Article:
Since it featured on BBC Radio Four’s Today programme, The Royal Society’s Parliamentary Pairing Scheme has seen increased media attention, not all of which has been positive. Alex Smith, a sociologist at the University of Warwick, questioned the credibility of the scheme in an article on the Making Science Public blog. This was recently republished on the London School of Economics Impact of Social Sciences blog, where it came to my attention.
In a sense it is refreshing to see criticism of such a scheme, since coverage of scientific outreach programmes is often unrelentingly self-congratulatory. Yet although I would like to see a robust evaluation of the scheme, I do not agree with many of Smith’s arguments. I will focus on scientist–MP pairings since I have experience of these, rather than pairings with civil servants.
The Royal Society’s Pairing Scheme aims to improve relationsbetween science and Parliament by ‘pairing’ scientists with MPs and civil servants. Since the scheme’s inception in 2001 over 180 pairings have been made. A scientist will spend a week shadowing their paired MP through Westminster and they are granted access to a number of committee meetings and hearings, allowing them to see how the policymaking process works. The MP reciprocates by visiting the scientist’s place of work, be it academia or industry, to help them to better understand the scientist’s work and the issues faced.
One of Smith’s key criticisms of the scheme is that it implicitly exaggerates “a sense of distance between the work of politics and science”. This includes the assumption that “politics can be ‘found’ in Westminster and that science is something done in a laboratory”. I would not seek to argue against the notion that “politics is as meaningfully transacted at the local-level” as it is in Parliament, however, I simply don’t think that it is relevant. The Pairing Scheme is not about ‘politics’ in the abstract, it is about understanding the UK Parliamentary process. Few people outside of the sector understand how Parliament works, and the Pairing Scheme provides scientists with some understanding of the process. Furthermore, the scheme aims to provide mutual benefit to the scientific and parliamentary communities by establishing lasting relationships between them.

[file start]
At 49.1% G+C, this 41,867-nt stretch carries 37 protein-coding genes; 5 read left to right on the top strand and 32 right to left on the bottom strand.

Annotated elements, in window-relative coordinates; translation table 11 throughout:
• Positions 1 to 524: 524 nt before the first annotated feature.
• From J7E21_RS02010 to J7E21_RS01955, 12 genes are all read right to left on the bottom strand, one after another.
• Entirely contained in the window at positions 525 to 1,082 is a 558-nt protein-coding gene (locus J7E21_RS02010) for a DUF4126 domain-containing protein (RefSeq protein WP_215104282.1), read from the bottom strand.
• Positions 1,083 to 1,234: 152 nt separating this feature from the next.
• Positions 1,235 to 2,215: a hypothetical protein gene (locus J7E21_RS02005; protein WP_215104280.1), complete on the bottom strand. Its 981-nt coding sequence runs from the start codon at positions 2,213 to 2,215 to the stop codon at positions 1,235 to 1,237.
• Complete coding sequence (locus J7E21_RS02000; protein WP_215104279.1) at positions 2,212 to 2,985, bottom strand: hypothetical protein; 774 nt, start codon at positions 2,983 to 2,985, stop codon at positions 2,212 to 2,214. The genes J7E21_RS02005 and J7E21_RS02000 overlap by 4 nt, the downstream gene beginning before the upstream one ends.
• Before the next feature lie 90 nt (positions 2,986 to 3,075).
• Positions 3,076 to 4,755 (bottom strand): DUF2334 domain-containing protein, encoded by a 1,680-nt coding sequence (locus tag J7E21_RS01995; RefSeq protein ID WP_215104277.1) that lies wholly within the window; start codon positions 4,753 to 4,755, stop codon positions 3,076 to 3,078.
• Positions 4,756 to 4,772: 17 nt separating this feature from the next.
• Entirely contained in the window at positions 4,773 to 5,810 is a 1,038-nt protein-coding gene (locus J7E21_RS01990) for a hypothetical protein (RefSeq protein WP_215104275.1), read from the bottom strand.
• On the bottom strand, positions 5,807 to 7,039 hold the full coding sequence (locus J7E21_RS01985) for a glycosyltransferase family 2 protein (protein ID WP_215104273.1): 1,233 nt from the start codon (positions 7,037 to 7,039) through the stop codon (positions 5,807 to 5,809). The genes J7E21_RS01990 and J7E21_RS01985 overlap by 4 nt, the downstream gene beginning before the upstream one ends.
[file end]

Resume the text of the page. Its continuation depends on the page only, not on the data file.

I do not think that the ‘Week in Westminster’ should be dismissed as ‘political tourism’, a loaded phrase which implies a lack of substantive value. Of course, a single week will not imbue anyone with the same understanding of Parliament that comes with years of experience, but nobody is claiming that it does. The Royal Society website promises a ‘taste’ of Parliament, and that is what it delivers.
Having independently examined the Pairing Scheme for a previous piece of research on science in Parliament, I have had limited experience of the scheme myself. I can say that at least one pairing has led to further engagement. Nicola Blackwood, the MP for Oxford West and Abingdon, participated in the scheme in 2010. She was paired with Professor David Wark FRS, a particle physicist who works on several experiments worldwide. I spoke to both of them earlier this year, and learnt that they still keep in regular contact; it is almost as if Wark acts as Blackwood’s de-facto scientific adviser.
Wark’s participation in the scheme also led him to appear as a witness on the Home Affairs Select Committee, where he spoke on the importance of allowing researchers from overseas to work in UK universities. He has since attended further select committee meetings, which he has been made aware of through the scheme. Although this anecdote clearly cannot represent the scheme as a general case, it does speak volumes as to its potential. It would certainly be difficult to dismiss Wark as a mere ‘political tourist’, given his continuing involvement in Parliamentary business.
With that said, I am interested to know how many other pairings have led to further engagement, as the Royal Society has never published any evaluative data on the scheme. Although the Wark–Blackwood pairing was clearly successful, it would be naïve to assume that all pairings go so well. I also agree with Smith when he says the scheme should be treated a starting point for further engagement, rather than an all-inclusive package. However, without a formal assessment of success, it is difficult to see how this will take off.
IMAGE: Simone Grazian, flickr.